Large-scale study followed patients for 5 years

Daily treatment with marine omega-3 fatty acid or vitamin D3 did not reduce the risk of incident atrial fibrillation (AFib) over median 5.3-year follow-up compared with placebo, the VITAL Rhythm study showed.

“The findings do not support the use of either agent for the primary prevention of incident AFib,” reported Christine Albert, MD, MPH, of Cedars-Sinai Medical Center in Los Angeles, and co-authors in JAMA.

VITAL Rhythm was an ancillary study embedded within the VITAL trial, which used a 2×2 factorial design to evaluate vitamin D3 (cholecalciferol) and marine omega-3 fatty acid (eicosapentaenoic acid [EPA] and docosahexaenoic acid

[DHA]) supplements in the primary prevention of cancer and cardiovascular disease.

Albert and colleagues analyzed data from 24,127 patients 50 or older with no prior cardiovascular disease, cancer, or stroke. They found incident AFib in 900 (3.6%) of the overall cohort. Participants were randomized to both agents (n=6,272), one agent (EPA-DHA n=6,270; vitamin D3 n=6,281), or placebo only (n=6,296). Daily doses for the omega-3 supplement were 460 mg EPA and 380 mg DHA, and for vitamin D3 2,000 International Units.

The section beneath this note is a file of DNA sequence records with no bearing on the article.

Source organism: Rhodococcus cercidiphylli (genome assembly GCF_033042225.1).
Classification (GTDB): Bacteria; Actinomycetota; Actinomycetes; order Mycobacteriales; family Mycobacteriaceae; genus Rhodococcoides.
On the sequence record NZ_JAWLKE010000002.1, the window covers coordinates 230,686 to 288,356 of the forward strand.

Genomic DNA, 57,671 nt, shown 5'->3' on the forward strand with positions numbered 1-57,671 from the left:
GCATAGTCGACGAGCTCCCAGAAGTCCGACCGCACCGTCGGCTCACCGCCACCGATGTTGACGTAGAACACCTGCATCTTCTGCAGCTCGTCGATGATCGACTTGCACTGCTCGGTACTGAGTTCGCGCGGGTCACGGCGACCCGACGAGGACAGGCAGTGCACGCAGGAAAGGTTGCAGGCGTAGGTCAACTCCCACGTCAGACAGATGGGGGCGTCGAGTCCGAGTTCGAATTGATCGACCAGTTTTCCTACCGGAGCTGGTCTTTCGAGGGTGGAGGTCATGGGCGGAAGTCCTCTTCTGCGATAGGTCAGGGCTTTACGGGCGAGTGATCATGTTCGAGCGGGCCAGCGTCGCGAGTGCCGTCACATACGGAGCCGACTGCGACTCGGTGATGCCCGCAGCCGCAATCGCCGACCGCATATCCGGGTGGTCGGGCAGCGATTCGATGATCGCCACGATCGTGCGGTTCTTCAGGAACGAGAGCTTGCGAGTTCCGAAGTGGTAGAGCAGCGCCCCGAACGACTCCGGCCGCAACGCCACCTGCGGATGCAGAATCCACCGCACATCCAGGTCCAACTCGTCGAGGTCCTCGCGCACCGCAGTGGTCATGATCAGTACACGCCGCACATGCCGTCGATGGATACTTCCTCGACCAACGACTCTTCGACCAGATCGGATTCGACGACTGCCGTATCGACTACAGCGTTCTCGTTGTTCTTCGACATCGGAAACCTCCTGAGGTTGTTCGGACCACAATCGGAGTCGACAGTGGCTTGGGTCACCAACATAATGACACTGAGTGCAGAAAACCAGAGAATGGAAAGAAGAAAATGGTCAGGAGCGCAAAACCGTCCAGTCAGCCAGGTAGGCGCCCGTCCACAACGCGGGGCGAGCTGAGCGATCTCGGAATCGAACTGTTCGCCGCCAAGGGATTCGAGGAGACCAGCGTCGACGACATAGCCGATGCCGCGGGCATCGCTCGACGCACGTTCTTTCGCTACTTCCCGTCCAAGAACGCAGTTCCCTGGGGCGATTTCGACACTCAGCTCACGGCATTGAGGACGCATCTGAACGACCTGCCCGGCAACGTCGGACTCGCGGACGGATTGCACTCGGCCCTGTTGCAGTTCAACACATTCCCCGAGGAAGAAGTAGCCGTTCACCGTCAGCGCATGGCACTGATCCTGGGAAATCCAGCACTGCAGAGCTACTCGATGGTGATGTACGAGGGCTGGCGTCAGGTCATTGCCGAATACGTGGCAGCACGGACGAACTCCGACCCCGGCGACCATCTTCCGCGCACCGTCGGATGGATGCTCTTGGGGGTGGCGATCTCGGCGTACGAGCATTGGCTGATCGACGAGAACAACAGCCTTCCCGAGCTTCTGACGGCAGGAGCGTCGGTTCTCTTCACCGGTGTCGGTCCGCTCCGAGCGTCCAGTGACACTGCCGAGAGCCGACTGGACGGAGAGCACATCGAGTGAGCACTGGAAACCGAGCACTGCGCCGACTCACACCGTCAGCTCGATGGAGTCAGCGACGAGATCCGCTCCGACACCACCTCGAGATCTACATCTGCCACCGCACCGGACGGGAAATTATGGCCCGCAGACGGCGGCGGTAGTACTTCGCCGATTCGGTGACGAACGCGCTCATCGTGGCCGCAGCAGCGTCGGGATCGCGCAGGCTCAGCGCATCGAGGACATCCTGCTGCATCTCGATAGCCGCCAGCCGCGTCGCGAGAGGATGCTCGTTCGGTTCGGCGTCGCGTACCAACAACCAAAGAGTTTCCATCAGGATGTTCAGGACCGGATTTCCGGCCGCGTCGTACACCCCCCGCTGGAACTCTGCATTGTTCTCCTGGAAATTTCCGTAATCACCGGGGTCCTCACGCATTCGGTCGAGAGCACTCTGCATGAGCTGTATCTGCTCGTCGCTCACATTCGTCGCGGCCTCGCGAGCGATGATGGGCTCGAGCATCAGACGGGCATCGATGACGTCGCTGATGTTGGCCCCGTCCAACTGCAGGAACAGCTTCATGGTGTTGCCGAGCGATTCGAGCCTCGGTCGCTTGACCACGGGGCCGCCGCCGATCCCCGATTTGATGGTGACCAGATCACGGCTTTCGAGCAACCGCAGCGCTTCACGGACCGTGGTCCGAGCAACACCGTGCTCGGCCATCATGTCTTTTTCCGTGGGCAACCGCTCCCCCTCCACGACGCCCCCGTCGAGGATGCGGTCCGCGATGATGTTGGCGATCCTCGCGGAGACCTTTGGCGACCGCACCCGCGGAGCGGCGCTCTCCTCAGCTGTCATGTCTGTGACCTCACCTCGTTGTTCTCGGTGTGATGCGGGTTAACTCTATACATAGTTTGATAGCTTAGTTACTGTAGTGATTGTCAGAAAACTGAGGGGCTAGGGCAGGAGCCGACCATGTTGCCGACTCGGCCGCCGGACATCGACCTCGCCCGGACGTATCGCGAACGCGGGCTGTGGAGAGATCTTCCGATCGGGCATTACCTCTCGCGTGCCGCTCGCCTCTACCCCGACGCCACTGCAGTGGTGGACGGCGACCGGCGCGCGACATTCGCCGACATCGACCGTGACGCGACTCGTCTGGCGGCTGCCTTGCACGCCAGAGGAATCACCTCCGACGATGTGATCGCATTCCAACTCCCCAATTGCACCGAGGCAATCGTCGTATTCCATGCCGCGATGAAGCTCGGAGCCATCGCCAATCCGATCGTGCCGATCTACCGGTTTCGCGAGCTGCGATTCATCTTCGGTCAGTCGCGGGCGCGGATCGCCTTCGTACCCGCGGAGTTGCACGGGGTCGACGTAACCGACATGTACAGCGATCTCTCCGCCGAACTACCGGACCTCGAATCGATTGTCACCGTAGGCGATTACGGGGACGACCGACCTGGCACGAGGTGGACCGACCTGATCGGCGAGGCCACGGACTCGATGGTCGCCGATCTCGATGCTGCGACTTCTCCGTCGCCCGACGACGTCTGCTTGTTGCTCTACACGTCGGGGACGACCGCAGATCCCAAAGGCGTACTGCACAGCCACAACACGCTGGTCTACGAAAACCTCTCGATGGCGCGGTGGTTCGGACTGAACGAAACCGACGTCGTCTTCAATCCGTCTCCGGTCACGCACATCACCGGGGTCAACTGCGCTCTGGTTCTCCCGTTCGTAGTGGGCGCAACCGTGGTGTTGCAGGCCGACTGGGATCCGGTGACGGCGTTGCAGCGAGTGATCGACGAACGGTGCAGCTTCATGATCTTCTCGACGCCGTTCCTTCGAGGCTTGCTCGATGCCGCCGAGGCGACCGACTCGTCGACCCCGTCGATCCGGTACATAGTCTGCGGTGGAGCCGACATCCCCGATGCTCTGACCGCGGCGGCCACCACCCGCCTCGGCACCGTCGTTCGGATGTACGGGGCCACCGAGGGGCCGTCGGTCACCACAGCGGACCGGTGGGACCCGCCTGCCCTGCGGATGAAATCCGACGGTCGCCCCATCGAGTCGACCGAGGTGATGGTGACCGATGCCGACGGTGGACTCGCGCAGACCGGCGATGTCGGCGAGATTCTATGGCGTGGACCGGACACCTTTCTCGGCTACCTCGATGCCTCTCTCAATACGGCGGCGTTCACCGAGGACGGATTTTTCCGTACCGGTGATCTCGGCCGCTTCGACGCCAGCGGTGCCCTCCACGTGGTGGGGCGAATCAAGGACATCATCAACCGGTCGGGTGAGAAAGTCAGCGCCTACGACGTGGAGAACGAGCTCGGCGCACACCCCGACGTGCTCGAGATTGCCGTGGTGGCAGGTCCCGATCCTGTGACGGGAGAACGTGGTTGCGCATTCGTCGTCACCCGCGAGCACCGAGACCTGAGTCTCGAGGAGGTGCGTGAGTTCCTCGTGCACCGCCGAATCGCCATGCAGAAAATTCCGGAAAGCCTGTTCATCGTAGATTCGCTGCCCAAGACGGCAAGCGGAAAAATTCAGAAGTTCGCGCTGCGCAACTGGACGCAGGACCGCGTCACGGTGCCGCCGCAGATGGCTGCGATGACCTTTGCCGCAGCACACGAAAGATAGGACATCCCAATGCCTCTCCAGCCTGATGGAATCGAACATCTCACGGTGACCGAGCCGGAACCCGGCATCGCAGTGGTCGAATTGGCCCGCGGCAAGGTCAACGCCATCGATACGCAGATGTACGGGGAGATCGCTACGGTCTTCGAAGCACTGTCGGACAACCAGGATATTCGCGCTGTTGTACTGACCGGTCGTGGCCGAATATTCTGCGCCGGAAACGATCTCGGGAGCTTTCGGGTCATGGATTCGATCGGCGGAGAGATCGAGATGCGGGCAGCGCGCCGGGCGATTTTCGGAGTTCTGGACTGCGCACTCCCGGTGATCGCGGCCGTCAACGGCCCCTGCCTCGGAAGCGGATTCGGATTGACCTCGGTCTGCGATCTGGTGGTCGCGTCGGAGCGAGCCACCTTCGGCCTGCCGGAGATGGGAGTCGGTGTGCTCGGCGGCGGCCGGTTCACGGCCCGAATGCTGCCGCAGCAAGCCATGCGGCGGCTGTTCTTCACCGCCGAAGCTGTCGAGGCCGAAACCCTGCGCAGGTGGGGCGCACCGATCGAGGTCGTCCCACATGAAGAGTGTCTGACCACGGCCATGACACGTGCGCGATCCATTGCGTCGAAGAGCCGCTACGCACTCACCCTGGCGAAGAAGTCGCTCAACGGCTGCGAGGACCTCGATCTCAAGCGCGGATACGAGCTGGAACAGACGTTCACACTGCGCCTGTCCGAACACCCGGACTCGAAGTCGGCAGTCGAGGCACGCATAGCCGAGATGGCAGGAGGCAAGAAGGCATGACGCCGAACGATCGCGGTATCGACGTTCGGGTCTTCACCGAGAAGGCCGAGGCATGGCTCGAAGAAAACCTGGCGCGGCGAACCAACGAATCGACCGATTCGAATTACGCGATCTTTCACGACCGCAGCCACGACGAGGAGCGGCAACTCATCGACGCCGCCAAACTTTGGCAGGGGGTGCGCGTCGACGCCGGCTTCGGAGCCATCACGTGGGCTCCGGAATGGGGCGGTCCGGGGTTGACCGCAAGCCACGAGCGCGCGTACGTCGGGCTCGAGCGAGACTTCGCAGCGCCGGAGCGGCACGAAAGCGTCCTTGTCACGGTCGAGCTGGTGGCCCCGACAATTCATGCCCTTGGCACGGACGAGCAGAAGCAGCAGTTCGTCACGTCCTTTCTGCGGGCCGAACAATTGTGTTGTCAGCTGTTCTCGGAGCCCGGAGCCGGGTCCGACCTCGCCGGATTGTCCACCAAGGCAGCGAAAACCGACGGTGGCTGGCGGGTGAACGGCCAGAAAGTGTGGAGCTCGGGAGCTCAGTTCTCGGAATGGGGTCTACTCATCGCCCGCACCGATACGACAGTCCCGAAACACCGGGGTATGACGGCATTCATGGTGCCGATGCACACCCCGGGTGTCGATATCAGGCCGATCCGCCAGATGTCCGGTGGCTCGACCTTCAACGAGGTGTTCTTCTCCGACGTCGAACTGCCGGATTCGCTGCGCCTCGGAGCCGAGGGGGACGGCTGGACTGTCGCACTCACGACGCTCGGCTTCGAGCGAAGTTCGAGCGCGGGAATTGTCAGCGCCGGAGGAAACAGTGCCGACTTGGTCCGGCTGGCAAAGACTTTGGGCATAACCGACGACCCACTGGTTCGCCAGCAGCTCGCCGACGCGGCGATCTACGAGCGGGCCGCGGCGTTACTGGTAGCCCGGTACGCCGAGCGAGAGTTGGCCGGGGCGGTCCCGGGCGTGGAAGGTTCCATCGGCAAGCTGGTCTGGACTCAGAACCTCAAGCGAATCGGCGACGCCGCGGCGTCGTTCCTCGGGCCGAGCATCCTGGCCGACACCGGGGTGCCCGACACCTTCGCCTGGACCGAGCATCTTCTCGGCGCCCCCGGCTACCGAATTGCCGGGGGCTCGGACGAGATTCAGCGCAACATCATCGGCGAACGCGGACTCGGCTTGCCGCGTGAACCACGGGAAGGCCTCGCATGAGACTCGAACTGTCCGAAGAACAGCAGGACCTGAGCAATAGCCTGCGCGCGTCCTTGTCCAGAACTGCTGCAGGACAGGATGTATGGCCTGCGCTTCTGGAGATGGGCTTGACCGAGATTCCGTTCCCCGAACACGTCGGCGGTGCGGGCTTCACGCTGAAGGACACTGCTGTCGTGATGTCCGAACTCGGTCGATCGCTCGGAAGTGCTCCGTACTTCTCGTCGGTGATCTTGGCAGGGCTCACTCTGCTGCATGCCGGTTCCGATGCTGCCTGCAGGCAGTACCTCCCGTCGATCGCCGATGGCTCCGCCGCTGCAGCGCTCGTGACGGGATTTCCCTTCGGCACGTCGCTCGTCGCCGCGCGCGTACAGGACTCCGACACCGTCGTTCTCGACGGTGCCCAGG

For placebo, incident AFib occurred in 431 people (3.4%) For EPA-DHA, incident AFib occurred in 469 (3.7%; HR versus placebo 1.09, 95% CI 0.96-1.24, P=0.19). For vitamin D3, incident AFib occurred in 469 (3.7%; HR versus placebo 1.09, 95% CI 0.96-1.25, P=0.19).

Among participants treated with both EPA-DHA and vitamin D3, HR for incident AFib was 1.20 (95% CI 0.99-1.45, P=0.06). There was no evidence for a treatment interaction between vitamin D3 and EPA-DHA (P=0.39 for interaction).

“While there were no significant differences in incident AFib for either agent in the overall study population, an increased risk of incident AFib associated with randomized treatment was observed in selected subgroups,” Albert and co-authors noted. “For omega-3 fatty acids, AFib risk was modestly increased in taller individuals, and for vitamin D3, elevations in AFib risk were observed in younger individuals and participants who drank less alcohol.”

“These findings should be interpreted with caution and considered hypothesis generating,” they added.

In an accompanying note, JAMA deputy editor Gregory Curfman, MD, commented that in the past 2 years, three other randomized clinical trials have provided data on the risk of AFib with omega-3 fatty acid intake, including:

  • The STRENGTH study, which showed no omega-3 (EPA plus DHA) benefit on major cardiovascular events in high-risk patients treated with statins, but did show increased risk of AFib for those treated with omega-3 versus placebo (HR 1.69, 95% CI 1.29-2.21, P<0.001)
  • REDUCE-IT, which found an EPA-only supplement known to reduce triglyceride levels also reduced ischemic events in patients already on statins but was associated with more AFib or flutter (3.1% vs 2.1%, P=0.004)
  • OMEMI, which treated elderly patients with recent myocardial infarction with marine omega-3 supplements and found no reduction in clinical events compared with placebo, but AFib occurred in 7.2% receiving the supplement and 4.8% receiving placebo (P=0.006)